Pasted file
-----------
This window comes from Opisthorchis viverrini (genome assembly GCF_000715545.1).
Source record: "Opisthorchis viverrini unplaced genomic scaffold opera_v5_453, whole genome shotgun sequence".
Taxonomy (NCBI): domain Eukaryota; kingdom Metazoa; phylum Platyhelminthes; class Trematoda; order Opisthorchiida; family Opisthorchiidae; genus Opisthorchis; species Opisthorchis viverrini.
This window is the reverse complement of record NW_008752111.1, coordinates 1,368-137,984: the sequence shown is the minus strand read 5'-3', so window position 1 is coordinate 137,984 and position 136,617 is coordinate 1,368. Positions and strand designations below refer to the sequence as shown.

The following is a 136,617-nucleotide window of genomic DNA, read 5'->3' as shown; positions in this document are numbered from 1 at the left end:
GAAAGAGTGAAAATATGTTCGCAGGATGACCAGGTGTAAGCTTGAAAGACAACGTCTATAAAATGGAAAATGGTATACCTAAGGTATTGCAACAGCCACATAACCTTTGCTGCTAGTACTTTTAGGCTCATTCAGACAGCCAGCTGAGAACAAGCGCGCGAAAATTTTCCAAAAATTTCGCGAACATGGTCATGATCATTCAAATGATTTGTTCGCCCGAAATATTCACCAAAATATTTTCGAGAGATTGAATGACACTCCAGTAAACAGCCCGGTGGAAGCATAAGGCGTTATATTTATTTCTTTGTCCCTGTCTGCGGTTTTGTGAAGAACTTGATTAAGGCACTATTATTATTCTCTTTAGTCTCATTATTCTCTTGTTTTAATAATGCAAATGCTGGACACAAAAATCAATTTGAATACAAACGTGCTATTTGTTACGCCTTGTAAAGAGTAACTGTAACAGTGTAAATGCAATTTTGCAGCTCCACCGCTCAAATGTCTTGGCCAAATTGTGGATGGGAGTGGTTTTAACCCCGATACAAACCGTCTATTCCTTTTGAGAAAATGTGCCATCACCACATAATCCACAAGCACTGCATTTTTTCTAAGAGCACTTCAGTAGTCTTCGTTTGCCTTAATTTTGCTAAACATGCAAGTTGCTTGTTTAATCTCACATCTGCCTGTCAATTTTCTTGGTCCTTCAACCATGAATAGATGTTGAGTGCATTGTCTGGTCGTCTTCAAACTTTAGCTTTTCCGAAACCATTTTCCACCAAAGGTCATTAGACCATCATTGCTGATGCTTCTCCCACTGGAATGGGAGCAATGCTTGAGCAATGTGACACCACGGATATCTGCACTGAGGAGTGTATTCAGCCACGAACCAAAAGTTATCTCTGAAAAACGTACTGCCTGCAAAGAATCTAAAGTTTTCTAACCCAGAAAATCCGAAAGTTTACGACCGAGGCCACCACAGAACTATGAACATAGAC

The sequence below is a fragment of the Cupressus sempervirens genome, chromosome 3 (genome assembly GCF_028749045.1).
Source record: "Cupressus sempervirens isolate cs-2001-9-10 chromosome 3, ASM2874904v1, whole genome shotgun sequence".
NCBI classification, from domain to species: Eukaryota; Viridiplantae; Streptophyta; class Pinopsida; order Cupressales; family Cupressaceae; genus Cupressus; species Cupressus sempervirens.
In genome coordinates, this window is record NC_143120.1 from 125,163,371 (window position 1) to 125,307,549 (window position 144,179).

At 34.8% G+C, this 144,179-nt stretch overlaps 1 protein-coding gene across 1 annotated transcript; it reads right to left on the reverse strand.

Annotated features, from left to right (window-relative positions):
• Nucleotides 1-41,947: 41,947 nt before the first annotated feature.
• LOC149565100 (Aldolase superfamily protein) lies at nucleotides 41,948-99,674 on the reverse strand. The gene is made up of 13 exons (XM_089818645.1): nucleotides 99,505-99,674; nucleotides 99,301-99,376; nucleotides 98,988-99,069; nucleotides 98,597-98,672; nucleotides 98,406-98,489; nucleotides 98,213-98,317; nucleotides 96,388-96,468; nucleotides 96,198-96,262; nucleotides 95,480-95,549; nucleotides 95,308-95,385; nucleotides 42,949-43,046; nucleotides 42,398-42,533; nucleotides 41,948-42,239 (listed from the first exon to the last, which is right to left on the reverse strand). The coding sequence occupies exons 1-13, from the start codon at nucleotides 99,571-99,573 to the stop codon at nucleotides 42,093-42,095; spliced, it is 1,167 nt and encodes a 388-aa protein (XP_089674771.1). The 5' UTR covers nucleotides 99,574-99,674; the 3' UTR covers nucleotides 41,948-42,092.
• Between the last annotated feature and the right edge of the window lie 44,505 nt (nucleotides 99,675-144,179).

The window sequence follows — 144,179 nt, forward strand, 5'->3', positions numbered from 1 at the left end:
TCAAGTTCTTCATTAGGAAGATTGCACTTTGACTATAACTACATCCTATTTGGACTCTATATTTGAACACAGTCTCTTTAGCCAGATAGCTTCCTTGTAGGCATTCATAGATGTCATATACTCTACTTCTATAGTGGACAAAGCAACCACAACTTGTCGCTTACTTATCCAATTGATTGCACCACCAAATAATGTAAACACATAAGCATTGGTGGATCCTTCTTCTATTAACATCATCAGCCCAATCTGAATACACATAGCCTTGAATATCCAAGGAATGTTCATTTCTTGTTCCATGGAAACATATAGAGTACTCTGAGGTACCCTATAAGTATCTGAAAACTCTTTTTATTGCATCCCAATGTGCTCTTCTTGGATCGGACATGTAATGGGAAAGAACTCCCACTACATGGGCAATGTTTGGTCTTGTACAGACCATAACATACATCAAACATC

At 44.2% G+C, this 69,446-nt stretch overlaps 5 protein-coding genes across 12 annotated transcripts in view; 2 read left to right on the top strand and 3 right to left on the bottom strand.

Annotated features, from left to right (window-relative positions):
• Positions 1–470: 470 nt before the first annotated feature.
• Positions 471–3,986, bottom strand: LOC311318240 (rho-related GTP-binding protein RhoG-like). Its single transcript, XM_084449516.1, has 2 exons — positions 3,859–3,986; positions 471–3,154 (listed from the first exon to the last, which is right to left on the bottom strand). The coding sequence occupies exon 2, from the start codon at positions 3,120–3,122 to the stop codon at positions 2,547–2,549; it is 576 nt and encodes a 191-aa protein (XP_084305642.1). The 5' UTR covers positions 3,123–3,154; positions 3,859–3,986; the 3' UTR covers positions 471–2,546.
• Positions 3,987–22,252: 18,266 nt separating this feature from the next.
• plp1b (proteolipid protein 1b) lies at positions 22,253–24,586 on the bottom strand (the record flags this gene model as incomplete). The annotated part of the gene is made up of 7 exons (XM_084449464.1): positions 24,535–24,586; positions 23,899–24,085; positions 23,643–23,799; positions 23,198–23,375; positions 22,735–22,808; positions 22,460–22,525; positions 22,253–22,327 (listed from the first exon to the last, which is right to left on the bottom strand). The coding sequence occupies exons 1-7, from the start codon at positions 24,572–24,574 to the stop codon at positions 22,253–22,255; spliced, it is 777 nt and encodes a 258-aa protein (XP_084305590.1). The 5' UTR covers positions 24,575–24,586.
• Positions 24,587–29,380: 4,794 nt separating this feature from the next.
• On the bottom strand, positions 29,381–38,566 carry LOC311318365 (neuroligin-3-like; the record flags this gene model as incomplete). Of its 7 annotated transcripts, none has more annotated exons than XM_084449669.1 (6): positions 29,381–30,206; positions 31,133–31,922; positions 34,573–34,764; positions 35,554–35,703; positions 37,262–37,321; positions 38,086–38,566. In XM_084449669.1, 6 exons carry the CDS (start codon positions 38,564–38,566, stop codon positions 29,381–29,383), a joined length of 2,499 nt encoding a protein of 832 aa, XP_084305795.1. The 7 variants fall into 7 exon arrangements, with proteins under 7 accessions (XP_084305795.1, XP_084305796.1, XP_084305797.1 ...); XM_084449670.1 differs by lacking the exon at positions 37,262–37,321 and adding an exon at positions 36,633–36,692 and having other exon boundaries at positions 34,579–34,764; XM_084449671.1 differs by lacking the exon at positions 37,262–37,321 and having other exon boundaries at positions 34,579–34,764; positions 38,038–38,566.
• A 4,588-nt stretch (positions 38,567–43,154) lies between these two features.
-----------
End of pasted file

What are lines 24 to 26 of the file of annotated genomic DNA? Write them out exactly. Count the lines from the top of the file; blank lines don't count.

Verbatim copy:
• Positions 24,587–29,380: 4,794 nt separating this feature from the next.
• On the bottom strand, positions 29,381–38,566 carry LOC311318365 (neuroligin-3-like; the record flags this gene model as incomplete). Of its 7 annotated transcripts, none has more annotated exons than XM_084449669.1 (6): positions 29,381–30,206; positions 31,133–31,922; positions 34,573–34,764; positions 35,554–35,703; positions 37,262–37,321; positions 38,086–38,566. In XM_084449669.1, 6 exons carry the CDS (start codon positions 38,564–38,566, stop codon positions 29,381–29,383), a joined length of 2,499 nt encoding a protein of 832 aa, XP_084305795.1. The 7 variants fall into 7 exon arrangements, with proteins under 7 accessions (XP_084305795.1, XP_084305796.1, XP_084305797.1 ...); XM_084449670.1 differs by lacking the exon at positions 37,262–37,321 and adding an exon at positions 36,633–36,692 and having other exon boundaries at positions 34,579–34,764; XM_084449671.1 differs by lacking the exon at positions 37,262–37,321 and having other exon boundaries at positions 34,579–34,764; positions 38,038–38,566.
• A 4,588-nt stretch (positions 38,567–43,154) lies between these two features.